Storm to blast central US with blizzard conditions Saturday night to Monday
A major storm will combine snow and increasing wind to create a swath of blizzard conditions from the High Plains Saturday night to part of the Mississippi Valley on Sunday and the Great Lakes region on Monday.
While millions of people who had few problems heading to their Thanksgiving destination earlier this week, the same cannot be said for those heading home this weekend over a large swath of the Rockies and central United States.
The storm that began to produce snow on Thanksgiving Day over portions of the Cascades and Sierra Nevada in the West is the one poised to bring cause wintry trouble.
The storm this weekend follows a weaker and milder storm with rain forecast for the Mississippi Valley on Black Friday.
As the new storm moves along, the swath of snow will extend along an approximate 2,000-mile-long swath to the Rockies, Plains and Upper Midwest during the extended holiday weekend.
Following local blizzard conditions over the Rockies during Friday night to Saturday, similar difficult and dangerous travel is anticipated for motorists along the Interstate 80 and 70 corridors of the Plains on Saturday night.
Near-blizzard conditions may develop from near the Topeka, Kansas, and Omaha, Nebraska, areas to Des Moines, Iowa, Rockford, Illinois, and Madison, Wisconsin, during Sunday. These conditions may occur even though the storm may begin as rain or a rain and snow mix. Temperatures will dip as the storm unfolds. Expect conditions to deteriorate across the I-35 and I-80 corridors in the region.
A general 3-6 inches of snow is forecast for a large swath of the central Plains and Upper Midwest with a band of 6-12 inches accumulation within and locally higher amounts.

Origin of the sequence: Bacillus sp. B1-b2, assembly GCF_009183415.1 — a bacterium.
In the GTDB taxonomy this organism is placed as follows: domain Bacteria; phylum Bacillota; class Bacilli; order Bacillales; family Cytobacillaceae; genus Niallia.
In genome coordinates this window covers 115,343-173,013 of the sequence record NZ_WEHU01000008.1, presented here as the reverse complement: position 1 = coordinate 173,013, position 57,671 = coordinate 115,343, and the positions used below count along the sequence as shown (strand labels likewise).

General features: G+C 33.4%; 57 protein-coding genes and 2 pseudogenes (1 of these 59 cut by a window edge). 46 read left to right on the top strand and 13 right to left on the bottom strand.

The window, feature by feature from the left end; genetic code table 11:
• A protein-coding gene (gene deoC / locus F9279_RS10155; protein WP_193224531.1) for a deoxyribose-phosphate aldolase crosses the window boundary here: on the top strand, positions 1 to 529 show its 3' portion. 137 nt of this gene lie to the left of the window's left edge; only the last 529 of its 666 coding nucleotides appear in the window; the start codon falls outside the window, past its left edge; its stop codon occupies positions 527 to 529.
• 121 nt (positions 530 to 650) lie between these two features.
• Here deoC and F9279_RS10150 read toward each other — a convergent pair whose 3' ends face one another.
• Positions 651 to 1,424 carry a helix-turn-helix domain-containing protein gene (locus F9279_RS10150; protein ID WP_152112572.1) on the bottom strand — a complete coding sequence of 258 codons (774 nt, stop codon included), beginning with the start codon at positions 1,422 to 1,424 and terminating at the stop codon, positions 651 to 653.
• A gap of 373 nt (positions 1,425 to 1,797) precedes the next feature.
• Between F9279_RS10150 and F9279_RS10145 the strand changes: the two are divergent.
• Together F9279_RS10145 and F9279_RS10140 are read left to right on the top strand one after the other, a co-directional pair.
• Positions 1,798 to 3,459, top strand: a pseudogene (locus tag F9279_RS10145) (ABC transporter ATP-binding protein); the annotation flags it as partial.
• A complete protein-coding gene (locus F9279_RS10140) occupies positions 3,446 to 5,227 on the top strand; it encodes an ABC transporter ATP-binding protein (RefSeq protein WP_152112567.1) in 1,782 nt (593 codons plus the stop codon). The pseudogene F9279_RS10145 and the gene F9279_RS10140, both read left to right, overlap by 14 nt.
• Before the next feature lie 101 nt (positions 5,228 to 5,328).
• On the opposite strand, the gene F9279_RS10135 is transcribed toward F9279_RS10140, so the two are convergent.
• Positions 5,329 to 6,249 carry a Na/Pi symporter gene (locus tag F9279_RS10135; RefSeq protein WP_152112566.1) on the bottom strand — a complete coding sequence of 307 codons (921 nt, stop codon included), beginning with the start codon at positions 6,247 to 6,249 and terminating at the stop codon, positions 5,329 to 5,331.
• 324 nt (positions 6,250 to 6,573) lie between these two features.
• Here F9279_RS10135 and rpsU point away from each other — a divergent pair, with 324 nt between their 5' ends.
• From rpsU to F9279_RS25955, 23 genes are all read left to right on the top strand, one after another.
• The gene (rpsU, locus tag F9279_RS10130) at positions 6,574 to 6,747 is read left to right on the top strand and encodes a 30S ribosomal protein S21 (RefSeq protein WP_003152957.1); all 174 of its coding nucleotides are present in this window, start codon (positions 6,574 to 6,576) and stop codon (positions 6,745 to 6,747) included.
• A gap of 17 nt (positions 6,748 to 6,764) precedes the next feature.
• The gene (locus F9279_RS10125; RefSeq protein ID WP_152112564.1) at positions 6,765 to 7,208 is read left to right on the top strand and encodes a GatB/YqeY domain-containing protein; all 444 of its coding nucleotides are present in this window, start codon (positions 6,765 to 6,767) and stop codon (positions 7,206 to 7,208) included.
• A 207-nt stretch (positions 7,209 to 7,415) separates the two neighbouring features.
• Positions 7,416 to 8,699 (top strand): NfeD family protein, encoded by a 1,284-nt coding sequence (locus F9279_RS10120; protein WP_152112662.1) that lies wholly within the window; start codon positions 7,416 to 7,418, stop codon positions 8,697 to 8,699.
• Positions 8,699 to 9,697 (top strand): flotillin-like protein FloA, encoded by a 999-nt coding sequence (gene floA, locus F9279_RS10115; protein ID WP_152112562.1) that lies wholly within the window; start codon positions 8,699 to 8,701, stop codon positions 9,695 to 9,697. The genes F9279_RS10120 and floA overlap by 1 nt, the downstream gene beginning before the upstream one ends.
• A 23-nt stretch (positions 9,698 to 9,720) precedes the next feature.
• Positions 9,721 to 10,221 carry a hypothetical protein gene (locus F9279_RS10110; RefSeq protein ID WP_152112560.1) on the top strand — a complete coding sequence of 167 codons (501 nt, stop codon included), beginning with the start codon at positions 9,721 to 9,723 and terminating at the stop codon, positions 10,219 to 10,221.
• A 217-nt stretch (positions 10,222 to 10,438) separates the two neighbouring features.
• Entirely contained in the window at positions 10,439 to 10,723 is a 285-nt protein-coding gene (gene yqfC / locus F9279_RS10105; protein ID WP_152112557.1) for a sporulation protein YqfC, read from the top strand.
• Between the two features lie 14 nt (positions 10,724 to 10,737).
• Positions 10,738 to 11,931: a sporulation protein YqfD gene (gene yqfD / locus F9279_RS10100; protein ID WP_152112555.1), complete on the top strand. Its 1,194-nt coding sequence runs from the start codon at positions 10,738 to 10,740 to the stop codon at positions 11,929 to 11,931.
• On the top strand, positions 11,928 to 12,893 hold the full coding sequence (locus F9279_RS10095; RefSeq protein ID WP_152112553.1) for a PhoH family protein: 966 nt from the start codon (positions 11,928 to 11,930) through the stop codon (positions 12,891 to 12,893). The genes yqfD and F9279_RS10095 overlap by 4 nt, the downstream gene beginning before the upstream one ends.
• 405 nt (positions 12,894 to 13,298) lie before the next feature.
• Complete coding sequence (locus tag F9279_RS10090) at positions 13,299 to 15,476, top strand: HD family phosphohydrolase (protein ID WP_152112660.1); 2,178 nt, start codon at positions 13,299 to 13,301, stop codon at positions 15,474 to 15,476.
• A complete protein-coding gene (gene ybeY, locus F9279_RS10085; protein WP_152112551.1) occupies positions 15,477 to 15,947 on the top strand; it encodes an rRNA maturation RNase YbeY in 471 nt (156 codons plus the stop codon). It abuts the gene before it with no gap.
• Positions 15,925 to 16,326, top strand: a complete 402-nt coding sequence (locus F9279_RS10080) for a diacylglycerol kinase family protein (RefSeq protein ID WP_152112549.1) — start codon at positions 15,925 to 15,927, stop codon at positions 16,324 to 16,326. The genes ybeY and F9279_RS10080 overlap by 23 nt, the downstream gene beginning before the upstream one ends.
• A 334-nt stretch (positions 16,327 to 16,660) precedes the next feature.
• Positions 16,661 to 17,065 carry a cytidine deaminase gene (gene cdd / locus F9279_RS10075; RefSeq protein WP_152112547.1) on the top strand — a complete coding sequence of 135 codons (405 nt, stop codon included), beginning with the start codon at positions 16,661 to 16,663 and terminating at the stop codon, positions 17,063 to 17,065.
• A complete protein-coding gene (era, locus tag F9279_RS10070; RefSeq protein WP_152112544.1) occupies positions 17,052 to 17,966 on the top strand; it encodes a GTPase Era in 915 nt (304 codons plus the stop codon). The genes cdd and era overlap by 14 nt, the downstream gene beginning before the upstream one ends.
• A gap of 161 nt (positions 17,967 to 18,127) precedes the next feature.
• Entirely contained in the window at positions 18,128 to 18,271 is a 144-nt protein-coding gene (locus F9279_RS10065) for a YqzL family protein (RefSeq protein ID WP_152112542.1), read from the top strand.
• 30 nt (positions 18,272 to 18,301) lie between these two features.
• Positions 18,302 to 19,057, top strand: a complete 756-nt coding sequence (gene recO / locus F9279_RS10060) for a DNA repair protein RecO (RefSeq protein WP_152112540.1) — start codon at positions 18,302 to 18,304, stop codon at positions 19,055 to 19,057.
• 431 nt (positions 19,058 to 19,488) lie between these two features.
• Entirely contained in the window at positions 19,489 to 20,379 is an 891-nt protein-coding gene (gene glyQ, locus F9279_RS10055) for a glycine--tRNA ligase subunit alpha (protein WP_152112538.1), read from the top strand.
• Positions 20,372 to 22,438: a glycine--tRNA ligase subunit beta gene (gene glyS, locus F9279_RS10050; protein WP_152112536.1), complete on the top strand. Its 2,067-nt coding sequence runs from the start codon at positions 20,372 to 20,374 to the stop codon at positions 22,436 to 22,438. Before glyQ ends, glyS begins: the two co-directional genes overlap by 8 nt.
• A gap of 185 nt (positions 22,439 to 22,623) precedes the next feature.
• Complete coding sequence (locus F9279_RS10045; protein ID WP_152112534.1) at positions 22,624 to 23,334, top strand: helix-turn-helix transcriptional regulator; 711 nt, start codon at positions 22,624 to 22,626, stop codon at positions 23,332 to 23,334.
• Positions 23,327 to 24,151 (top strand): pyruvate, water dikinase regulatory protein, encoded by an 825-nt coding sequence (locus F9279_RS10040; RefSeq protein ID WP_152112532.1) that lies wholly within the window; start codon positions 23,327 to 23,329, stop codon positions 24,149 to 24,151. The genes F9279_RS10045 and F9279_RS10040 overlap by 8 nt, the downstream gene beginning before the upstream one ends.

The same wintry conditions may unfold in Milwaukee and perhaps much of the Chicago area from Sunday night to Monday.
"The combination of extra moisture from Lake Michigan, colder air and strong winds may lead to whiteout conditions and a rapid accumulation of snow in Chicago during the second half of the storm," according to AccuWeather Meteorologist Steve Travis.
Airline passengers departing, connecting or arriving in Chicago from late Sunday to Monday should anticipate substantial delays and possible flight cancellations. For some people, an earlier flight through Chicago may be wise choice.
Those with flights in or out of Detroit, Cleveland and Pittsburgh are likely to have an increasing risk of delays or cancellations spanning Sunday night and Monday.
Download the free AccuWeather app to check the latest forecast for your departure and destination.
Cold air from the storm will cause rain to change to snow or snow showers from west to east during this period. Gusty winds are likely to accompany the snow farther to the east over the Great Lakes region to the eastern end of the Ohio Valley.
From Monday to Monday night, as one part of the storm center weakens, a new center may form along in the coastal Northeast. Depending on how quickly this occurs, rain may change to heavy snow in parts of upstate New York and New England.
How much snow do you think will fall? Click on the image above to make your prediction now and play Forecaster Challenge.